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violent opposition came from those who had been most persistent and most clamorous in their exactions. And as it was unavoidable that, in wielding so terrible and so

of active and ambitious men should be disappointed in their expectations of position and personal gain, the renomination of Mr. Lincoln was sure to be contested by a powerful and organized effort.

At the very outset this movement acquired consistency and strength by bringing forward the Hon. S. P. Chase, Secretary of the Treasury, a man of great political boldness and experience, and who had prepared the way for such a step by a careful dispensation of the vast patronage of his department, as the rival candidate. But it was instinctively felt that this effort lacked the sympathy and support of the great mass of the people, and it ended in the withdrawal of his name as a candidate by Mr. Chase himself.

The National Committee of the Union Republican party had called their convention, to be held at Baltimore, on the 8th of June. This step had been taken from a conviction of the wisdom of terminating as speedily as possible all controversy concerning candidates in the ranks of Union men; and it was denounced with the greatest vehemence by those who opposed Mr. Lincoln's nomination, and desired more time to infuse their hostility into the public mind. Failing to secure a postponement of the convention, they next sought to overawe and dictate its action by a display of power, and the following call was accordingly issued about the 1st of May, for a convention to be held at Cleveland, Ohio, on the 31st day. of that month :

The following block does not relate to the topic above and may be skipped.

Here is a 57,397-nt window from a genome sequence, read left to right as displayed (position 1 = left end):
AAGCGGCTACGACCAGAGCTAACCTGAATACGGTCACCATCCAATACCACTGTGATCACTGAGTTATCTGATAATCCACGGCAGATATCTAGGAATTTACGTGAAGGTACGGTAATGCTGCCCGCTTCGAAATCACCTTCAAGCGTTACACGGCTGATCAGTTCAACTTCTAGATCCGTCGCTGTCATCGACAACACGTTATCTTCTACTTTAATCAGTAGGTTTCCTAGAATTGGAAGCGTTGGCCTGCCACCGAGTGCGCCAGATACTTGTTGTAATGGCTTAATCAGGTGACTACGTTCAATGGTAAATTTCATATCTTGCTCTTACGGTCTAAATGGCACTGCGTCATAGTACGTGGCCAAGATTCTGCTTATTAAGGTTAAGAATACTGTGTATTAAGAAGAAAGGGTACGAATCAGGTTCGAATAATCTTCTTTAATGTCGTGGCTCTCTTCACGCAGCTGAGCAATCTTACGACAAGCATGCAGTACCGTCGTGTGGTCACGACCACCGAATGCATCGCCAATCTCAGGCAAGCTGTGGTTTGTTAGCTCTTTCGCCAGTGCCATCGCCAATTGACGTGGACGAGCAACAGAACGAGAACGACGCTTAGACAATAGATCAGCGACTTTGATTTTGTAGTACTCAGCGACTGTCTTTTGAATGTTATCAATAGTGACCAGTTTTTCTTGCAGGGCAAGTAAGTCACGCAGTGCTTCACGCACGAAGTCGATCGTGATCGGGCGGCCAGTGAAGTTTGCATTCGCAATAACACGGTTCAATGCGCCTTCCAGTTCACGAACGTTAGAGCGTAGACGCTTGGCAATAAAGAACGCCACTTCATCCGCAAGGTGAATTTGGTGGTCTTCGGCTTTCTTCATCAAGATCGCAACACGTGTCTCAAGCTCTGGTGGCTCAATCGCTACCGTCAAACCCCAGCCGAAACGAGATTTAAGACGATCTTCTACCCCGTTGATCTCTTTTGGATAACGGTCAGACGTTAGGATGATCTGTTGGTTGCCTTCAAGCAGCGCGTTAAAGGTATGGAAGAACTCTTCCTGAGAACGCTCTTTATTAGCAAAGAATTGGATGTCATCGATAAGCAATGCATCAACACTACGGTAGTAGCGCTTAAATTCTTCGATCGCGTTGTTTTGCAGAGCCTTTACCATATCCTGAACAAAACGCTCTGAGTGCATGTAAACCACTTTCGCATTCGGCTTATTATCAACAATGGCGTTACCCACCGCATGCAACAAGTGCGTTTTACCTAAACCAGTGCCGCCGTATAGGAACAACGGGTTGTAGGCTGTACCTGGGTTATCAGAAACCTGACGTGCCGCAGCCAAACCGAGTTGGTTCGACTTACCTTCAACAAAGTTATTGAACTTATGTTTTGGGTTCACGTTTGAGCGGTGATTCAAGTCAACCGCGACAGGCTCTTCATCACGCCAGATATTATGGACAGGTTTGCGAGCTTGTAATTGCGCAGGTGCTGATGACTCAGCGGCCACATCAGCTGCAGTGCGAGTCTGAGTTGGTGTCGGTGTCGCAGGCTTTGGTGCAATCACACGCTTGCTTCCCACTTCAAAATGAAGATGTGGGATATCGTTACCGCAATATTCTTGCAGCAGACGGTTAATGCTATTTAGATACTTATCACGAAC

TO THE PEOPLE OF THE UNITED STATES. After having labored ineffectually to defer, as far as was in our power, the critical moment when the attention of the people must inevitably be fixed upon the selection of a candidate for the chief magistracy of the country; after having interrogated our conscience and consulted our duty as citizens, obeying at once the seutiment of a mature conviction and a profound affection for the common country, we feel ourselves impelled,

on our own responsibility, to declare to the people that the time has come for all independent inen, jealous of their liberties and of the national greatness, to confer together, and unite to resist the swelling invasion of an open, shameless, and unrestrained patronage, which threatens to ingulf under its destructive wave the rights of the people, the liberty and dignity of the nation.